United Methodists respond to Baltimore riots

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Social Concerns
The Rev. Gilbert Caldwell, a retired United Methodist pastor and civil rights activist who marched alongside the Rev. Martin Luther King Jr., speaks during a Black Lives Matter rally June 7 in Willingboro, N.J. To Caldwell’s right is his wife, Grace Caldwell. To Caldwell’s left is the Rev. Vanessa Wilson, chairperson of the Greater New Jersey Commission on Race and Religion and pastor of Good Shepherd United Methodist Church in Willingboro. The protest was one of many taking place in the U.S. in smaller cities and towns involving United Methodists. Photo by Aaron Wilson Watson.

Smaller communities affected by protests

United Methodists have been involved in Black Lives Matter rallies in small towns and midsize cities.
Bishops
Bishops of The United Methodist Church announced the launch of a multi-level effort throughout the denomination to dismantle racism and promote collective action for racial justice. Western Pennsylvania Area Bishop Cynthia Moore-Koikoi stands in front of an image of George Floyd, who died in police custody in Minneapolis, Minn.  Photo by Jackie Campbell, Western Pennsylvania Conference.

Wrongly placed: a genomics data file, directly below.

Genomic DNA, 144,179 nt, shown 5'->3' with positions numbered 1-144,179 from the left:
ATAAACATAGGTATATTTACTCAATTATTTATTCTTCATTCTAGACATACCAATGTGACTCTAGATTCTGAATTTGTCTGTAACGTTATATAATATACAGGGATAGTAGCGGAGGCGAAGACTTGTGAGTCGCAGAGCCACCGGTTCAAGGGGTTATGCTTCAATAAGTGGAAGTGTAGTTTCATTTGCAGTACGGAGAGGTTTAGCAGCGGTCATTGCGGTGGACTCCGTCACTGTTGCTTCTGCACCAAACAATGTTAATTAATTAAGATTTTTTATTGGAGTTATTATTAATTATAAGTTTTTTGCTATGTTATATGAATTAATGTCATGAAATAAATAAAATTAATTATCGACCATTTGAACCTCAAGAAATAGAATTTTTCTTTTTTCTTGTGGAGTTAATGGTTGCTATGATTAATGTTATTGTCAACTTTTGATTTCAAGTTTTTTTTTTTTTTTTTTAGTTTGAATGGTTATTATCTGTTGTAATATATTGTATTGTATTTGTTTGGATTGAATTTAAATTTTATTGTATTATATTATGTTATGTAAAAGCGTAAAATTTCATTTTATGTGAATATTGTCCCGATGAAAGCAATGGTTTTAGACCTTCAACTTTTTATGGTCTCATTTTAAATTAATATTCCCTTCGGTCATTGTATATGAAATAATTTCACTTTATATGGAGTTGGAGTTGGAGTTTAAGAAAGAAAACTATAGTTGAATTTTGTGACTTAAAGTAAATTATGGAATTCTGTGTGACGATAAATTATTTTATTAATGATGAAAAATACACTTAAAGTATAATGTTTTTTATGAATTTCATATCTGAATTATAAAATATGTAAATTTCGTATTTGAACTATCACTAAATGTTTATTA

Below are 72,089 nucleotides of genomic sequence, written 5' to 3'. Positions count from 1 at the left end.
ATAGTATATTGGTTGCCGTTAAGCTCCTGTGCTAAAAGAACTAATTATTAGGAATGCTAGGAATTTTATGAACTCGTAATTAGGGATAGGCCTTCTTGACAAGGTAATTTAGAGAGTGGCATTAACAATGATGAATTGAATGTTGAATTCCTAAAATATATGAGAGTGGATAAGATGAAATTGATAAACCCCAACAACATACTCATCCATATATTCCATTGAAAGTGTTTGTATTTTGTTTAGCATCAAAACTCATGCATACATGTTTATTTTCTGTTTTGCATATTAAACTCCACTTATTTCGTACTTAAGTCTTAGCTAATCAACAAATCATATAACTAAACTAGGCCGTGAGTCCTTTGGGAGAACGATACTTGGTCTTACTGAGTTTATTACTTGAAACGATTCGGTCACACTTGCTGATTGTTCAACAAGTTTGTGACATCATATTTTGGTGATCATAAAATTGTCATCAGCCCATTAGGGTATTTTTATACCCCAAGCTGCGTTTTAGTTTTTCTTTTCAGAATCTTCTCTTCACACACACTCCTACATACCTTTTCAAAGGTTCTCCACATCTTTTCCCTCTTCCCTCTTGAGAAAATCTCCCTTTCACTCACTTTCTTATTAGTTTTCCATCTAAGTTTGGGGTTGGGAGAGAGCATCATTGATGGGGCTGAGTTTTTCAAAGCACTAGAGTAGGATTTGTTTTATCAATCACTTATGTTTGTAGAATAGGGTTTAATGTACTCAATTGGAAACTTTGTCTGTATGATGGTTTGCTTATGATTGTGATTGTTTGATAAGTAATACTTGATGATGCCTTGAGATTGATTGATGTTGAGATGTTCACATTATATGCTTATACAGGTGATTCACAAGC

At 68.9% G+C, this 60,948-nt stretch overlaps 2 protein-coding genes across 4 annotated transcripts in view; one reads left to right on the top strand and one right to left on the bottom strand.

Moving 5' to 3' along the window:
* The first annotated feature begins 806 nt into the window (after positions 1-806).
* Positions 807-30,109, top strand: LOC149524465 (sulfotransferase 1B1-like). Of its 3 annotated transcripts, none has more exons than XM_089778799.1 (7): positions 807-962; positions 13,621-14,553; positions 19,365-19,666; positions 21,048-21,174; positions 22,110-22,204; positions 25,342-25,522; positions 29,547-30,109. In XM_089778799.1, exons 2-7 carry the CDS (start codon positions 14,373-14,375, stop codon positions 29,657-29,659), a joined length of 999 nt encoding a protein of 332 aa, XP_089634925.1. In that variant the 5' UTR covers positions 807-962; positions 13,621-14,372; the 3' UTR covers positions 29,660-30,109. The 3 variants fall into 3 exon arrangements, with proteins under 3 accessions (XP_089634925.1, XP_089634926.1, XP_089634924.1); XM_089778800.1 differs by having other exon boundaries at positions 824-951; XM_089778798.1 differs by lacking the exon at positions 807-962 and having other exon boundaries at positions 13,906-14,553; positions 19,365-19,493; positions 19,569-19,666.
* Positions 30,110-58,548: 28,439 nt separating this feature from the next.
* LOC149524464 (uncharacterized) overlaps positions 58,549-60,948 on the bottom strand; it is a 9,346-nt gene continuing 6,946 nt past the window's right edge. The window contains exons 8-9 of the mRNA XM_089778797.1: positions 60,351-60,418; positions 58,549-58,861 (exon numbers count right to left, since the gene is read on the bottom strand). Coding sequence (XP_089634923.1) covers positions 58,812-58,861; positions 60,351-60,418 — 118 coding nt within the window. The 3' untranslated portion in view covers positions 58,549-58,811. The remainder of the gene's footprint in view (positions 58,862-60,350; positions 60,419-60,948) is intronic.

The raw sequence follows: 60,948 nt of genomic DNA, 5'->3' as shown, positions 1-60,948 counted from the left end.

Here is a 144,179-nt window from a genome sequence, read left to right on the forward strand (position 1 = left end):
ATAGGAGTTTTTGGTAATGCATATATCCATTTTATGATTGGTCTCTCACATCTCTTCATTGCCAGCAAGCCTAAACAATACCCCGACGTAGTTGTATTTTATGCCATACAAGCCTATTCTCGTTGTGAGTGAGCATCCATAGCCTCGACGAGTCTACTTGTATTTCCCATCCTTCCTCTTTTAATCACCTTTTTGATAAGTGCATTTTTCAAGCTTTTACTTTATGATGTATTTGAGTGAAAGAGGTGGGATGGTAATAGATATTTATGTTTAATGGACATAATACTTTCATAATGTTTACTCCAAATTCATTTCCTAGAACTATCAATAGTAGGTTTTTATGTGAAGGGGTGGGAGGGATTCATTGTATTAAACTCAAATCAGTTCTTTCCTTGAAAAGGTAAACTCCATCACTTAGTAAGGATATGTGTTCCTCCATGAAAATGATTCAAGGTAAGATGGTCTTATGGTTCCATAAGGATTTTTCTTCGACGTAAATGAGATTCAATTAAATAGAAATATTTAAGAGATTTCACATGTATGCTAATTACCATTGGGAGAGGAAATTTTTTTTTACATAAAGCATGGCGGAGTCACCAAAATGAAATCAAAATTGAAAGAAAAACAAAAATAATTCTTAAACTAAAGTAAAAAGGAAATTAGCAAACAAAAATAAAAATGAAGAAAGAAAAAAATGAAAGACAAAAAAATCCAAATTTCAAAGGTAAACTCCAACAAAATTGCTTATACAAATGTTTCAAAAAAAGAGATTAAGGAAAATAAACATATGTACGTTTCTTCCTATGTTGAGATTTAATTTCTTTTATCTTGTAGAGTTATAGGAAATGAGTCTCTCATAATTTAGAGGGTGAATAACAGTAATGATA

Bishops pledge more effective anti-racism campaign

Bishops and other United Methodists supporting a new anti-racism campaign are determined to get solid results from their efforts.
The Rev. Byron Thomas. Photo courtesy of Ben Hill United Methodist Church

Black father prepares sons for racial injustice

“I have no positive to give you,” one son says. In a commentary, the Rev. Byron Thomas calls on white fathers to teach their sons about racial injustice, too.